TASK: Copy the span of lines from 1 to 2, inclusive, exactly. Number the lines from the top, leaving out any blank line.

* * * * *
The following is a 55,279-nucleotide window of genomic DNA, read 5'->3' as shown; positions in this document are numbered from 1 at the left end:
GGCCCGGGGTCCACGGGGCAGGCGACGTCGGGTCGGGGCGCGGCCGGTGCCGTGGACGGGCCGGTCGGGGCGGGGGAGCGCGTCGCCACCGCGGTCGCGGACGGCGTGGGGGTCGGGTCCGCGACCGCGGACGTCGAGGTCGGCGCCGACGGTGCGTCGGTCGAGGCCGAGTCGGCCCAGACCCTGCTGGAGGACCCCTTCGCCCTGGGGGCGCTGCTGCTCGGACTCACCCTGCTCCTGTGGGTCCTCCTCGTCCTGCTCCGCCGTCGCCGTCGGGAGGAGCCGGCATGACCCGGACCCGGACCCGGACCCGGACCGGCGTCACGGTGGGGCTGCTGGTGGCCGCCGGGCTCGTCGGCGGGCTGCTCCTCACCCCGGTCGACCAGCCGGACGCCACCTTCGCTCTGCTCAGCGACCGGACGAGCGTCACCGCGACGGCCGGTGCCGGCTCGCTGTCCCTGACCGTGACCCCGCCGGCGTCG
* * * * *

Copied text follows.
The following is a 55,279-nucleotide window of genomic DNA, read 5'->3' as shown; positions in this document are numbered from 1 at the left end:
GGCCCGGGGTCCACGGGGCAGGCGACGTCGGGTCGGGGCGCGGCCGGTGCCGTGGACGGGCCGGTCGGGGCGGGGGAGCGCGTCGCCACCGCGGTCGCGGACGGCGTGGGGGTCGGGTCCGCGACCGCGGACGTCGAGGTCGGCGCCGACGGTGCGTCGGTCGAGGCCGAGTCGGCCCAGACCCTGCTGGAGGACCCCTTCGCCCTGGGGGCGCTGCTGCTCGGACTCACCCTGCTCCTGTGGGTCCTCCTCGTCCTGCTCCGCCGTCGCCGTCGGGAGGAGCCGGCATGACCCGGACCCGGACCCGGACCCGGACCGGCGTCACGGTGGGGCTGCTGGTGGCCGCCGGGCTCGTCGGCGGGCTGCTCCTCACCCCGGTCGACCAGCCGGACGCCACCTTCGCTCTGCTCAGCGACCGGACGAGCGTCACCGCGACGGCCGGTGCCGGCTCGCTGTCCCTGACCGTGACCCCGCCGGCGTCG